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China’s H1 crude steel demand lags output, mills under financing stress

China’s apparent steel demand in the first six months of 2014 rose just 0.4 percent from a year earlier, the country’s steel association said on Friday, significantly lagging a growth in output as chronic overcapacity continued to hurt the sector.

This adds more pressure on the bloated steel industry in China, the world’s top producer of the metal, which is battling weak margins at a time when a price slump and tight credit have already put hundreds of mills under severe financing stress.

China’s apparent crude steel consumption reached 376 million tonnes in the first half versus a 3 percent rise in actual production to 412 million, as steel mills pumped out record volumes despite crippling credit restrictions and a pollution crackdown, the China Iron and Steel Association (CISA) said.

“The policies are having an effect but they are not yet fully in place,” CISA Secretary General Zhang Changfu said at a press briefing on Friday. “Eliminating outdated capacity is a very difficult process.”

China has an estimated capacity of more than 1 billion tonnes. Overproduction has led to a plunge in prices, and the state has tried to encourage smaller producers to exit the market by raising environmental costs and restricting credit.

Shanghai rebar steel futures have dropped over 17 percent in 2014, on track for a fifth straight year of decline.

CISA’s secretary general was, however, optimistic that while overall growth would slow, there was room for a further rise in China’s steel demand.

His deputy, Qu Xiuli, said the sector still faced severe financial problems but that the worst was over.

“Enterprises have worked very hard on controlling their inventories, and by June their debt ratio had not increased – the situation is hard but it is now under control,” she said.

CISA said 28.4 percent of large and medium-sized steel mills made losses in the first half of 2014, down 7.94 percentage points from a year ago. Profit margins averaged at 0.41 percent in the first six months of 2014, up 0.23 percentage points.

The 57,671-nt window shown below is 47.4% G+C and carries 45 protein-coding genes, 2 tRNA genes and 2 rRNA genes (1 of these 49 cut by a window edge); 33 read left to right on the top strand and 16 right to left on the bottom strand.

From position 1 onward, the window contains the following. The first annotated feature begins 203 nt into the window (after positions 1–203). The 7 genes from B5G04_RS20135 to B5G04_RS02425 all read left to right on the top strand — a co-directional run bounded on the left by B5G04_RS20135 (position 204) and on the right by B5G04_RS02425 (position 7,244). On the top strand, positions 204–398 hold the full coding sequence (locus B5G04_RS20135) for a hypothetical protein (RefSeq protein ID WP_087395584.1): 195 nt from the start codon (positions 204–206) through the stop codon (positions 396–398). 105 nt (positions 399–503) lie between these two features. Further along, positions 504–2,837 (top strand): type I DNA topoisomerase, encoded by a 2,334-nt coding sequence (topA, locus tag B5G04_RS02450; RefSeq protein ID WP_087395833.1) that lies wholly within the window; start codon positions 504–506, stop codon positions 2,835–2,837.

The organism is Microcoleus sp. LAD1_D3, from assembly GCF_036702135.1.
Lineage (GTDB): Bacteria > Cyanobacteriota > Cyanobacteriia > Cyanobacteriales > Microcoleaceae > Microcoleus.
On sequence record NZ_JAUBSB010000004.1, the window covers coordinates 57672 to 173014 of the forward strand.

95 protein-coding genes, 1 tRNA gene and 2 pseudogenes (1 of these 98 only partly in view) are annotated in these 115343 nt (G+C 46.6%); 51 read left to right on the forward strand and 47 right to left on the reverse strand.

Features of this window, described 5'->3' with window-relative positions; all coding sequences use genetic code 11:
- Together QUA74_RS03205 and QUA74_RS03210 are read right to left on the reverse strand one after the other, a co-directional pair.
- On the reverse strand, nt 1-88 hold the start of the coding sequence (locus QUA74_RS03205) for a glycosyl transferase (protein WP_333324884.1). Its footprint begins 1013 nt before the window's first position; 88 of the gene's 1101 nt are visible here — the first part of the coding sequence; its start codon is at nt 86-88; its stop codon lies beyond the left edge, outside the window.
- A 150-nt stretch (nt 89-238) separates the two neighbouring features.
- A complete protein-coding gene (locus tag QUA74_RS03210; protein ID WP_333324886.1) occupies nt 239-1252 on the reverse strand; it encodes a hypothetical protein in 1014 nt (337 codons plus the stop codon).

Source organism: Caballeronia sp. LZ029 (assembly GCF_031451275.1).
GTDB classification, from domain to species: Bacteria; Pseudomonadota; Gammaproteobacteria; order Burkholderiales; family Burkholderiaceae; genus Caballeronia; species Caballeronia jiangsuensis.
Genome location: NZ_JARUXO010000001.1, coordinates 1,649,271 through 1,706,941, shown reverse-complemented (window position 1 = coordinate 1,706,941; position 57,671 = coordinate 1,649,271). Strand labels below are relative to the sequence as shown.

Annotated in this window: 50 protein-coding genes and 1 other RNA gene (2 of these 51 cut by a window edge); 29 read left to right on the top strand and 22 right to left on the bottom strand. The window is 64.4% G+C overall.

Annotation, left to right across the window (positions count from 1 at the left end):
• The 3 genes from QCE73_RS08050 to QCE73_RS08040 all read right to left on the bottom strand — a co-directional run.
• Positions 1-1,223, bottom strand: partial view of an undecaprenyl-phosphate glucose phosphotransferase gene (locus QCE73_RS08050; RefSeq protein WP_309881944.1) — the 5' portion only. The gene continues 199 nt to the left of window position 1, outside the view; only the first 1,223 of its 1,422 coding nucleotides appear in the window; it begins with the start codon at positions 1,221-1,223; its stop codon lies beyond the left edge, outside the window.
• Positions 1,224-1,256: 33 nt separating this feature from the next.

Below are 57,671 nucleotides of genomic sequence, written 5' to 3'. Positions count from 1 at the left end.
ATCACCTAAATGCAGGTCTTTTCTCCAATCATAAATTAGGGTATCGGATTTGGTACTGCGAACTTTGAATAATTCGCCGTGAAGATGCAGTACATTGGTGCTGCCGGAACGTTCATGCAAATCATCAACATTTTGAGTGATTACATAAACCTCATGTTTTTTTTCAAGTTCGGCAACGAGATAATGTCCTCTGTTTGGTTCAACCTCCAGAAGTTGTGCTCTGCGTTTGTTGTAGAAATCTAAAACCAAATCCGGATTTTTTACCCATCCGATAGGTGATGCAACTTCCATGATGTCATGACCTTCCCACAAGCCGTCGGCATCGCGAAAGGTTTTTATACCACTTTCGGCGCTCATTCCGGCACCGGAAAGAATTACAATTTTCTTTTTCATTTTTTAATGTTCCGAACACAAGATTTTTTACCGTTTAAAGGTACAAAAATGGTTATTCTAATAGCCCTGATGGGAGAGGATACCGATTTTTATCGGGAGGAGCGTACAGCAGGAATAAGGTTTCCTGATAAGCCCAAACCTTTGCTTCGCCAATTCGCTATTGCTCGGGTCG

Inventories held by large steel mills stood at 14.46 million tonnes by the end of June, the first increase after three months of decline but down 6 percent from end-March, CISA data showed.

China managed to sell most of its additional steel output in the first half on overseas markets, with exports up 34 percent from a year ago to 41 million tonnes.

However, CISA said exports were unlikely to rise further due to growing trade frictions. Currently there are 12 anti-dumping investigations against Chinese steelmakers, involving around 2 million tonnes of exported products, the head of CISA market research, Wang Yingsheng, told the briefing.


Meanwhile, China is expected to ramp up efforts to curb overcapacity and pollution in its steel sector.

According to new government guidelines due to go into effect from August, steel firms that fail to meet emission standards could be subject to further credit restrictions as well as punitive power and water prices.

Industry consultancy GTXH.com estimated this week that as much as two thirds of China’s steel firms had not properly complied with state environmental standards.

CISA’s Zhang said he did not know the proportion of steel firms currently in breach of state rules, but admitted the problem was widespread.

According to CISA data, environmental costs at Chinese steel mills stand at an average of 55 yuan per tonne, but top state firms are spending 110 yuan, and Zhang said work needed to be done to create a more level playing field.

Source: Reuters

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